. . .

DEBORAH MARTON:  I do not think it is just politics that are in the way. There is a kind of regional ignorance about the connectivity of these systems. There has to be greater public knowledge about how these systems work. Unless there is a broad understanding and a clarity of vision, I do not really see us moving forward. 

. . .

ALEX GARVIN:  We have to face the fact that no regional decisions are going to happen without picking up all of the individual political entities that are involved. The reason that the governors will not do this is that they are not supported in doing this. How do we get to the point where it becomes interesting for the governor of New Jersey to get involved? 

ARTHUR IMPERATORE:  As far as the ARC tunnel was concerned, Governor Christie was objecting to what a lot of New Jerseyans were objecting to. As heavily taxed people in a very congested state, New Jerseyans felt that they were subsidizing the New York real estate community, and that the overages on the project were going to be borne by New Jersey taxpayers.

SAM SCHWARTZ:  I am looking for a new acronym. I have been calling it WIIFM – “What’s in it for me?” As I have been going around pitching this idea, people have been saying, “What’s in it for me?” A lot of people don’t draw relationships to the greater good. We have to show people what’s in it for them and for all of us, even if they live in Staten Island or Nassau County.

. . .

PAUL GOLDBERGER:  There are two big problems we have touched on so far in this discussion. One is the enormous sense of localism: the failure to see beyond local boundaries to look at these problems regionally. That’s not new. 

But beyond localism, I’m concerned about a much more profound problem that goes far beyond our region, and is relatively new to our age, which is the disinclination to believe in investment — or what we might better call the refusal, or inability, to see infrastructure as a form of investment.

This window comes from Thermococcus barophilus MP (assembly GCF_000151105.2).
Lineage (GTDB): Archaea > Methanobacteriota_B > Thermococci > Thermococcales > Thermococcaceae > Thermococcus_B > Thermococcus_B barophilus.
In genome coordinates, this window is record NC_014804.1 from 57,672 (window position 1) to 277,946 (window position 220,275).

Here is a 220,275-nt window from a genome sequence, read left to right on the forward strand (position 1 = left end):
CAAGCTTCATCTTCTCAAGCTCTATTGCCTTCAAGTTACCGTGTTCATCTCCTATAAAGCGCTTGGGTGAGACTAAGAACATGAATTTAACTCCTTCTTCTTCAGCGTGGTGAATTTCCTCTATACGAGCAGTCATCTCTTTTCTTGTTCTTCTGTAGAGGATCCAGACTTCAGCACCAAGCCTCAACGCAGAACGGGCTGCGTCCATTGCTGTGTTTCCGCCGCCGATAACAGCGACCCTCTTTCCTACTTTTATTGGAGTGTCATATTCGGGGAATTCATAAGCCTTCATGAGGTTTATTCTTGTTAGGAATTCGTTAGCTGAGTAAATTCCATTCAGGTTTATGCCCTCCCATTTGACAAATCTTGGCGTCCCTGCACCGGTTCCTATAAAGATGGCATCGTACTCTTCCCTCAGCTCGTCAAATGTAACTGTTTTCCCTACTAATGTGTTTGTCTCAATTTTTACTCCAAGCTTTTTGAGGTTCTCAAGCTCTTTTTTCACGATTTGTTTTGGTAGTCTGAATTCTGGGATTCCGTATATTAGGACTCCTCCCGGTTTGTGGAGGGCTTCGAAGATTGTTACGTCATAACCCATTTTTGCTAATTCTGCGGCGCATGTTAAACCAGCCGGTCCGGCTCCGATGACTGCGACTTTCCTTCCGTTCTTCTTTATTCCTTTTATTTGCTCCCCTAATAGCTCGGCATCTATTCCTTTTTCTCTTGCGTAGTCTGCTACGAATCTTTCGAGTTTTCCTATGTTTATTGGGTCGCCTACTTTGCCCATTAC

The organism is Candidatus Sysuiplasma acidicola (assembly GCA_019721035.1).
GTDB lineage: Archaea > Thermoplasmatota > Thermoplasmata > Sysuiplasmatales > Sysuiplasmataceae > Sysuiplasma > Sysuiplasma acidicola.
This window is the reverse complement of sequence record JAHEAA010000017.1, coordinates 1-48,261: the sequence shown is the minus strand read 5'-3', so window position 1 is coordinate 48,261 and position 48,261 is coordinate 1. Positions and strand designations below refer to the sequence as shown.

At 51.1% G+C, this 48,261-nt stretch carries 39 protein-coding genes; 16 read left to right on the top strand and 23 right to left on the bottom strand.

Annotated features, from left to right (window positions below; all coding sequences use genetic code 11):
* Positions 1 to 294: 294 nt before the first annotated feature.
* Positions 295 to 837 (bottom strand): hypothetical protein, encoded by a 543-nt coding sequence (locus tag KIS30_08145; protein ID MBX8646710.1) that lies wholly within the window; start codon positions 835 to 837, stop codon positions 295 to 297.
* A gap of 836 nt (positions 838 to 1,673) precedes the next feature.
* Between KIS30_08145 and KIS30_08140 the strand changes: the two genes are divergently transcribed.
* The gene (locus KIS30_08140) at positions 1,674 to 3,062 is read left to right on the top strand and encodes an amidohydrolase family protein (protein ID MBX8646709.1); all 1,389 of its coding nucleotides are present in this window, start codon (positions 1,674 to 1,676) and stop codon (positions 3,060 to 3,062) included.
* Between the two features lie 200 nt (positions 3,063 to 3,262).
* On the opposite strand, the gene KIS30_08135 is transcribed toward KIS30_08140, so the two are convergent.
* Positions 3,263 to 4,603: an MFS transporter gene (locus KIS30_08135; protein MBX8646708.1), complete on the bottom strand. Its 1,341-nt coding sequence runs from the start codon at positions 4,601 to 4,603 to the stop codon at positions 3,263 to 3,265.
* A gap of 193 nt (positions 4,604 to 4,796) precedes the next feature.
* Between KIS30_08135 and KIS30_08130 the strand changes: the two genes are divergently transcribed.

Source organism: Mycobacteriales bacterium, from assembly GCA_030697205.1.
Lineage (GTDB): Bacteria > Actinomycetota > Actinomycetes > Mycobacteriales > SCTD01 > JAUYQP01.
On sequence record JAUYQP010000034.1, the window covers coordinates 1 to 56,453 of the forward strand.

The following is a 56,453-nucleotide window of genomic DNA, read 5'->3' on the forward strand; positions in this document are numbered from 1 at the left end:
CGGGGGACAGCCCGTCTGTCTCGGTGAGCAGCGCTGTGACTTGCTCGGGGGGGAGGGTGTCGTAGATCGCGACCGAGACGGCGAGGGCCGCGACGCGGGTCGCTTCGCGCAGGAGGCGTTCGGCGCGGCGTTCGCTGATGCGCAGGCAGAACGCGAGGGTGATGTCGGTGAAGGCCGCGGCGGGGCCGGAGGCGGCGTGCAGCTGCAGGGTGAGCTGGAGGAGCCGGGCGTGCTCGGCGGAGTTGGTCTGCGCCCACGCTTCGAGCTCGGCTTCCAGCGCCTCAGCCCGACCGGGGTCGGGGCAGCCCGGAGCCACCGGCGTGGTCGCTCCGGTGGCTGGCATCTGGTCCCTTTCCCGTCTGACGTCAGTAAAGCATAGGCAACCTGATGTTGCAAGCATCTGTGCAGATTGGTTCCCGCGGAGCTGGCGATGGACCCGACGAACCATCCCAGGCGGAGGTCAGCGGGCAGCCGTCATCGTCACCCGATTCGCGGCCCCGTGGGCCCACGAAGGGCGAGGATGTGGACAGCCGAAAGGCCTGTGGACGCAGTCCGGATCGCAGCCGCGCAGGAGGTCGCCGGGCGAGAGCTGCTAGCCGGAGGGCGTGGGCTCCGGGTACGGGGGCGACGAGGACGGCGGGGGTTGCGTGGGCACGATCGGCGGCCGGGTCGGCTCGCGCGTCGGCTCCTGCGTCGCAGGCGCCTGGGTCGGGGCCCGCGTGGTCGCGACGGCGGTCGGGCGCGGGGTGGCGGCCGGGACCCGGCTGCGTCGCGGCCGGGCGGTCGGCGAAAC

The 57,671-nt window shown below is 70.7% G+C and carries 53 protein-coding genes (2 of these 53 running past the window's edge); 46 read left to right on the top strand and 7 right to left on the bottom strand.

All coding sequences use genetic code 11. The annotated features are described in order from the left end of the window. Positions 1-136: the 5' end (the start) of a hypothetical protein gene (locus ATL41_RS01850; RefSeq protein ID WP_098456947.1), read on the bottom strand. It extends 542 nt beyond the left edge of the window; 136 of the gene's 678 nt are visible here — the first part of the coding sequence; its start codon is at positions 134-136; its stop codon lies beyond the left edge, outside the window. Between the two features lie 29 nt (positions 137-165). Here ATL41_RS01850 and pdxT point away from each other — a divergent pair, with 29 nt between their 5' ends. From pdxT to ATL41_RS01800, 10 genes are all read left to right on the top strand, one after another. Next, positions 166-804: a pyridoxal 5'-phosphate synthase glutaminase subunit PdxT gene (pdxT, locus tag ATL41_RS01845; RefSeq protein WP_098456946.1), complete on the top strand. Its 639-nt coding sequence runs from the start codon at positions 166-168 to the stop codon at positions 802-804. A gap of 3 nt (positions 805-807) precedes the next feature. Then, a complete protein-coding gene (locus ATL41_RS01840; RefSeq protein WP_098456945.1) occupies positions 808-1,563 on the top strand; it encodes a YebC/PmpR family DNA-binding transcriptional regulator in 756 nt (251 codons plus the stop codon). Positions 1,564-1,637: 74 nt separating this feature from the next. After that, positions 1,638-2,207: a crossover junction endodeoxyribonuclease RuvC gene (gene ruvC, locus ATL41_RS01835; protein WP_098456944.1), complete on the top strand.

Every day we live on investments that the past generations made for our benefit, building infrastructure even when the economy was in more difficult straits than it is now. They did it then because they felt they had to, and we benefit from that belief.  And yet we are doing nothing to follow that same principle today — we are not investing in the future the way the past invested in us. If people were asked every day what they were doing for the next generation and they were forced to answer “Nothing,” maybe the way we view this issue might begin to change.

What ties together all the plans presented here today is that every one of them is doing wonderfully creative things with existing infrastructure. That further underscores the benefit we get from our existing infrastructure. And it makes our disinclination to look forward and see infrastructure as a necessary investment in the future even more disturbing. 

I think this really is one of the major American political and cultural problems right now, because it is all about refusal to acknowledge the burden we are placing on future generations if we bequeath to them a nation that is physically crumbling. And even though New York is more inclined to invest in infrastructure than much of the rest of the country is, I think we still have by far the lowest amount of infrastructure investment among the world’s most competitive cities.